A preliminary hearing for a Saskatchewan man accused of leaving the scene of a fatal collision was adjourned after RCMP sent thousands of pages of documents to the Crown prosecutor the day before the session was to begin.
Red Deer Crown prosecutor Ed Ring said his office received well over 5,000, “closer to 10,000” pages, of disclosure in electronic form on Tuesday in connection with the case against Tosh Verstraeten.
The Nipawin, Sask., man is charged with failing to remain at the scene of a collision in which a person died, in connection with the death of a Red Deer man on the night of March 11, 2018.
Darren Nickolson, 38, was helping a friend with his trailer, which was parked on the road, when he was struck by a pickup and killed near 52nd Avenue and 76th Street.
It is alleged that Verstraeten was driving and then fled the scene.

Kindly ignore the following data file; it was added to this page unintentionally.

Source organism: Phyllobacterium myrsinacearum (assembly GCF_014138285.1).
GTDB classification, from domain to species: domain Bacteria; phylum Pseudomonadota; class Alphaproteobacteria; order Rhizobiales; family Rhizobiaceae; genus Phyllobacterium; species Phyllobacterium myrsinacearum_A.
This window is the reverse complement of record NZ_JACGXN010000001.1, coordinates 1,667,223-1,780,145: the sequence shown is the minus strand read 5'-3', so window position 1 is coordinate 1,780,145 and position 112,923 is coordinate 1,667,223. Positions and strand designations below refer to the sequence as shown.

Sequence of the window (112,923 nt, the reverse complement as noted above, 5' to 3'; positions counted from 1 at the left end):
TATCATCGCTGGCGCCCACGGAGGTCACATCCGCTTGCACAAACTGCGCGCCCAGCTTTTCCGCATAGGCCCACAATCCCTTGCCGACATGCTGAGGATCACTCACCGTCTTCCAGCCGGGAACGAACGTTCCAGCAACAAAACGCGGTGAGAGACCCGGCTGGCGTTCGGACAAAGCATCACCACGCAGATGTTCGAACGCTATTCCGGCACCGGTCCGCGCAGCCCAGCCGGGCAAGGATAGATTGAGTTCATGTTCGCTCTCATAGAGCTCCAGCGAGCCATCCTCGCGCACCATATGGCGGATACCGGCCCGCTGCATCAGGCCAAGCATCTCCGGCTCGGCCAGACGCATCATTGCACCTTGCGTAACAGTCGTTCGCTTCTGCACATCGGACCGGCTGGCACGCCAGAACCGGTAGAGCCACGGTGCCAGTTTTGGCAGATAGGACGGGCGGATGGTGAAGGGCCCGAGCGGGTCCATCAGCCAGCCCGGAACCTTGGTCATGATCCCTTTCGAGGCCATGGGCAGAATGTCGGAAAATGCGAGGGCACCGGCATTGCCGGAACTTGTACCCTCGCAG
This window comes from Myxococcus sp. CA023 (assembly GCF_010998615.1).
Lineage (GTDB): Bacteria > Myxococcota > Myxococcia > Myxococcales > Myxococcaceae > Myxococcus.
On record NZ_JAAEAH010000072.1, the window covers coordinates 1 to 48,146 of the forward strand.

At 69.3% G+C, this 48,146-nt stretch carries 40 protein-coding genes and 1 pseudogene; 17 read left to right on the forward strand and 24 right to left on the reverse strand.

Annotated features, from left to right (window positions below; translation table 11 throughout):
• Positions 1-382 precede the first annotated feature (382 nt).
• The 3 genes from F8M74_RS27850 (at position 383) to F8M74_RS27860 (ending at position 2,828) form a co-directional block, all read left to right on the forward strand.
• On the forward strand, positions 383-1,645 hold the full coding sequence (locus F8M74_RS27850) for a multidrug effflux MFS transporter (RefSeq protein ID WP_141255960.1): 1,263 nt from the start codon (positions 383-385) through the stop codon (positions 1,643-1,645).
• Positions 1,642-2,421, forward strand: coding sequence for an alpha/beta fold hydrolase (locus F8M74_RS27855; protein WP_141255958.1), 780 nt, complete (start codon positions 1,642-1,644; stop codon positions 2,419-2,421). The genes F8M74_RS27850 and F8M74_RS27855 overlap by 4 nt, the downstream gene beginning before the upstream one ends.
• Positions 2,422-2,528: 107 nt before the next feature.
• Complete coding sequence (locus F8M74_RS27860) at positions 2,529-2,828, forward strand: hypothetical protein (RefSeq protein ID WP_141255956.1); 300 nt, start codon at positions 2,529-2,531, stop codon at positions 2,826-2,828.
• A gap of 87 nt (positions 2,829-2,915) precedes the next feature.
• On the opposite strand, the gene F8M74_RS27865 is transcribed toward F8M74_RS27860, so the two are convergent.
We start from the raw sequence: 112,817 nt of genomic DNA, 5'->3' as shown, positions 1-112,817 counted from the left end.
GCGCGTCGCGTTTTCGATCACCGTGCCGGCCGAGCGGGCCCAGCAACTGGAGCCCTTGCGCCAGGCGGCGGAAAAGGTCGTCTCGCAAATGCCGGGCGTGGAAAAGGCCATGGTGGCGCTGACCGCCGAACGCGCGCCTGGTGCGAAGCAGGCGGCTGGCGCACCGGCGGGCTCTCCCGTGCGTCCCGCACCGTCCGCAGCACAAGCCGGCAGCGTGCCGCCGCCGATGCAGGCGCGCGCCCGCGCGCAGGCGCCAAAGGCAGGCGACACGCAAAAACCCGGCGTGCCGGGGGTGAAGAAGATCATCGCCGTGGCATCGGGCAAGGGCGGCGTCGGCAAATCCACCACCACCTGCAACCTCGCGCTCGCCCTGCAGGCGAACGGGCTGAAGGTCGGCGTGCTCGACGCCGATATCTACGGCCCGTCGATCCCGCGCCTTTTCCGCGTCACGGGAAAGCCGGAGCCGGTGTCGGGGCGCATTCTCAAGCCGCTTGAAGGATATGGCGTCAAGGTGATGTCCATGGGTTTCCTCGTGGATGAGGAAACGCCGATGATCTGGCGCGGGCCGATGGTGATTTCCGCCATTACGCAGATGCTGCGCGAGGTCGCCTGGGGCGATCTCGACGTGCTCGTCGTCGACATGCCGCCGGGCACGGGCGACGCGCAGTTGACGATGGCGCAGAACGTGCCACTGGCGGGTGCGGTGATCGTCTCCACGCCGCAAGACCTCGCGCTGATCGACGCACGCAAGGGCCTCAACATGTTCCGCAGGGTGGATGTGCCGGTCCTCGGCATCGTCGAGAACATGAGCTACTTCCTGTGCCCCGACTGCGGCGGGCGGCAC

RCMP found the older model pickup involved in the collision in April. After a lengthy investigation, which included public tips, police arrested Verstraeten in Nipawin in November 2018.
Ring told Red Deer provincial court Judge Robin Snider he has not had time to review the disclosure to determine whether it contains new information. Crown prosecutors are obligated to share disclosure with defence lawyers.
The Crown prosecutor told the judge he will also look into why police provided so much information on the eve of a two-day preliminary hearing that was set to begin for Verstraeten.
Preliminary hearings are held to determine if there is sufficient evidence to take cases to trial.
Snider said it was unfortunate that the disclosure issue will mean two days of court time will “now basically be unusable.”
Verstraeten, who still lives in Nipawin, was not in court Wednesday.
His Regina lawyer, Michael Owens, said when he heard about the disclosure issue, and the need to adjourn, he advised Verstraeten, who was three hours on the road to Red Deer, to turn back.
Nipawin is about 11 hours driving from Red Deer.
The case returns to court on Nov. 30 to set a new preliminary hearing date.